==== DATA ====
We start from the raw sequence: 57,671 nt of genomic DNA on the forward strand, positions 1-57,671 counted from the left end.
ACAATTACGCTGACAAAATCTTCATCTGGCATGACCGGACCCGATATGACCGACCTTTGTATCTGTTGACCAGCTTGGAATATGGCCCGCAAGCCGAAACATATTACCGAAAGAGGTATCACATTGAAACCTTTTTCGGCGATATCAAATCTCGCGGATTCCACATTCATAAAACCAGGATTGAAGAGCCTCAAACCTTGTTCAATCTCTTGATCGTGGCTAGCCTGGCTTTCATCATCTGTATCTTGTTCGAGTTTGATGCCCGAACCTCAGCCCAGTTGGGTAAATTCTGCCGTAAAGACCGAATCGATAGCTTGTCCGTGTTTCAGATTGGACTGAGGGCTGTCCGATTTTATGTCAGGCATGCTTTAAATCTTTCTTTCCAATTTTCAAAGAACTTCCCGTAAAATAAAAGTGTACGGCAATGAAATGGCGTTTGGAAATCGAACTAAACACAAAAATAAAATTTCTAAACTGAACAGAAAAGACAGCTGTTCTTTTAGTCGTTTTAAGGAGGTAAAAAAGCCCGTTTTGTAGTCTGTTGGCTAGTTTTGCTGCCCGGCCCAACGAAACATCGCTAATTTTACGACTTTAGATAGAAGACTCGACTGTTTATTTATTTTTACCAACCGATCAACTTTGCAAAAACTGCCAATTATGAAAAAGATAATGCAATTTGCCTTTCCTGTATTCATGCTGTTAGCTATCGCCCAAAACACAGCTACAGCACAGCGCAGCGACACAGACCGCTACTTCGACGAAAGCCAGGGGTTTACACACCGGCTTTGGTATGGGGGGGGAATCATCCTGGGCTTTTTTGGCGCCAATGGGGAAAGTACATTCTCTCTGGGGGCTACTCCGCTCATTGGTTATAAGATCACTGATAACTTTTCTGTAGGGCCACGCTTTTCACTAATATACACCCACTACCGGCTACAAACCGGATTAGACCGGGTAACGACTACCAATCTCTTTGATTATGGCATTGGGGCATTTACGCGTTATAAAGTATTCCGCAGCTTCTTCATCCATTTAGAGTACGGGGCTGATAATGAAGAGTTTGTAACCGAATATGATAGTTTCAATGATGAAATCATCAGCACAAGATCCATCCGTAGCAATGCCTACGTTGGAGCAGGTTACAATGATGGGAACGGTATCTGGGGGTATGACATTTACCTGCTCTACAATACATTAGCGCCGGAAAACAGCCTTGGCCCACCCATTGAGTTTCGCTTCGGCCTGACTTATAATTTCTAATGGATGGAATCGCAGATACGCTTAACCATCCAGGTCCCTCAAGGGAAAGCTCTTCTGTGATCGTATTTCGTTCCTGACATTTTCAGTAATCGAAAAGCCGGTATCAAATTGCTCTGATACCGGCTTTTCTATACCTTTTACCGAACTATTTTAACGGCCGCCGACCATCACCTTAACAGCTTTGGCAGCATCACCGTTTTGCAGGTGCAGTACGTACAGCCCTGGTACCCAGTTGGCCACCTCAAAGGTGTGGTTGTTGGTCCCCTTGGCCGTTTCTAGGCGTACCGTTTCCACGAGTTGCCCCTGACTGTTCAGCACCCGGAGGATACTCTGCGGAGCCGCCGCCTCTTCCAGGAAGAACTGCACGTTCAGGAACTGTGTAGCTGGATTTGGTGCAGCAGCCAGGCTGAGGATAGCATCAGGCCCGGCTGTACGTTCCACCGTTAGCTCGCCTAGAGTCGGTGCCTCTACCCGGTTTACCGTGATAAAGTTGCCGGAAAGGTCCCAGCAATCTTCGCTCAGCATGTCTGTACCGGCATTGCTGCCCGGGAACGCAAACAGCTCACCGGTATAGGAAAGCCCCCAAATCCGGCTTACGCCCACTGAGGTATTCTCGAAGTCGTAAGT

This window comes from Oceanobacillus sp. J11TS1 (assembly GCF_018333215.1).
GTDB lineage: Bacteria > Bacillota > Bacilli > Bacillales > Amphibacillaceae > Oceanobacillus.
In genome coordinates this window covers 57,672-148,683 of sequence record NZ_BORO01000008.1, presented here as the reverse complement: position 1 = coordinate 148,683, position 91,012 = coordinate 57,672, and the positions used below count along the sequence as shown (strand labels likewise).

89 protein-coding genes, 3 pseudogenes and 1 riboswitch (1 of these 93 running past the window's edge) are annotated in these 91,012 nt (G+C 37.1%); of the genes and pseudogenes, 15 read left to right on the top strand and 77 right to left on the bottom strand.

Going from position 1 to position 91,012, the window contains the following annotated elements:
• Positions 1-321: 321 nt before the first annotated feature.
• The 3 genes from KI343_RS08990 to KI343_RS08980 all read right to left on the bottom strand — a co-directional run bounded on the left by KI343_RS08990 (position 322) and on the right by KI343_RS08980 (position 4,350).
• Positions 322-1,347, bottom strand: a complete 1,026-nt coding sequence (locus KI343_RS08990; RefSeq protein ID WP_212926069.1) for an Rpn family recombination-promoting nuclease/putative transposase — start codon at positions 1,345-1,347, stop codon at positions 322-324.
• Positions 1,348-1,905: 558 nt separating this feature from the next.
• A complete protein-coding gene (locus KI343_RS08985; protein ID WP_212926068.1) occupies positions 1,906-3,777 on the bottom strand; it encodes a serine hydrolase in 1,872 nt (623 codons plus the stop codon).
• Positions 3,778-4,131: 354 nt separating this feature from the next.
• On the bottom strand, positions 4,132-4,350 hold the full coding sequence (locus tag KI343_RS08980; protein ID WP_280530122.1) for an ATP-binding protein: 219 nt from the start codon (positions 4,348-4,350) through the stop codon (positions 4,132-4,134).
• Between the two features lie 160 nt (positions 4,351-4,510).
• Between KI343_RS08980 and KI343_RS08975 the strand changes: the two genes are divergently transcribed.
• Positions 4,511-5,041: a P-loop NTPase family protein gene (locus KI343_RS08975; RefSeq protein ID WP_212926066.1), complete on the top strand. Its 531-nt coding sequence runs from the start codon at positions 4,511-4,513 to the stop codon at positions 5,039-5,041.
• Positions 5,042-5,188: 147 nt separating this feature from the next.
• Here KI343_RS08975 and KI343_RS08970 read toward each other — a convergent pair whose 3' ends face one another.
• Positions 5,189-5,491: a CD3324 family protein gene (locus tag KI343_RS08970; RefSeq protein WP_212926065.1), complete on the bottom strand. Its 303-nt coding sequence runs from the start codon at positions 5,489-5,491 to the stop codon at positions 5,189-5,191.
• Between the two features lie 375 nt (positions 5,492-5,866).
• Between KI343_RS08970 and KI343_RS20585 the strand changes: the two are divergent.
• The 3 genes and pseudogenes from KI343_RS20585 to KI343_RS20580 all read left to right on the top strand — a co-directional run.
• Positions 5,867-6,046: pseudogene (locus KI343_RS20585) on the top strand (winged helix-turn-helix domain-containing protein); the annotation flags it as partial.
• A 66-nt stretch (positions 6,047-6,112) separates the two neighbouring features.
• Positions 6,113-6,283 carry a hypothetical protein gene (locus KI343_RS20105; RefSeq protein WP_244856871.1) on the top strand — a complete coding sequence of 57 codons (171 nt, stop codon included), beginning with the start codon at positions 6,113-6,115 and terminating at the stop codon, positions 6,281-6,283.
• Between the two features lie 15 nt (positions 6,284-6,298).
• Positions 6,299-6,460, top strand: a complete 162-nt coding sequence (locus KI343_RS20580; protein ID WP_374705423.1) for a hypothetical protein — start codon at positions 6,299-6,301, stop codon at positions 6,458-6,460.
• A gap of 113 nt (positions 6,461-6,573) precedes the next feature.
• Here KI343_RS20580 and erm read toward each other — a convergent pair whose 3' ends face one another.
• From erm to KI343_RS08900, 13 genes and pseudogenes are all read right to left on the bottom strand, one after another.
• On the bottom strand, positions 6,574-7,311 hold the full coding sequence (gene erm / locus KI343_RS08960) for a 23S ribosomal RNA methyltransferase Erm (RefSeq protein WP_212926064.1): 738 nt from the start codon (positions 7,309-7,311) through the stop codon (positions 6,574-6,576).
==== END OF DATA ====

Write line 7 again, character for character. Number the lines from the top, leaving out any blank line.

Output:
Going from position 1 to position 91,012, the window contains the following annotated elements: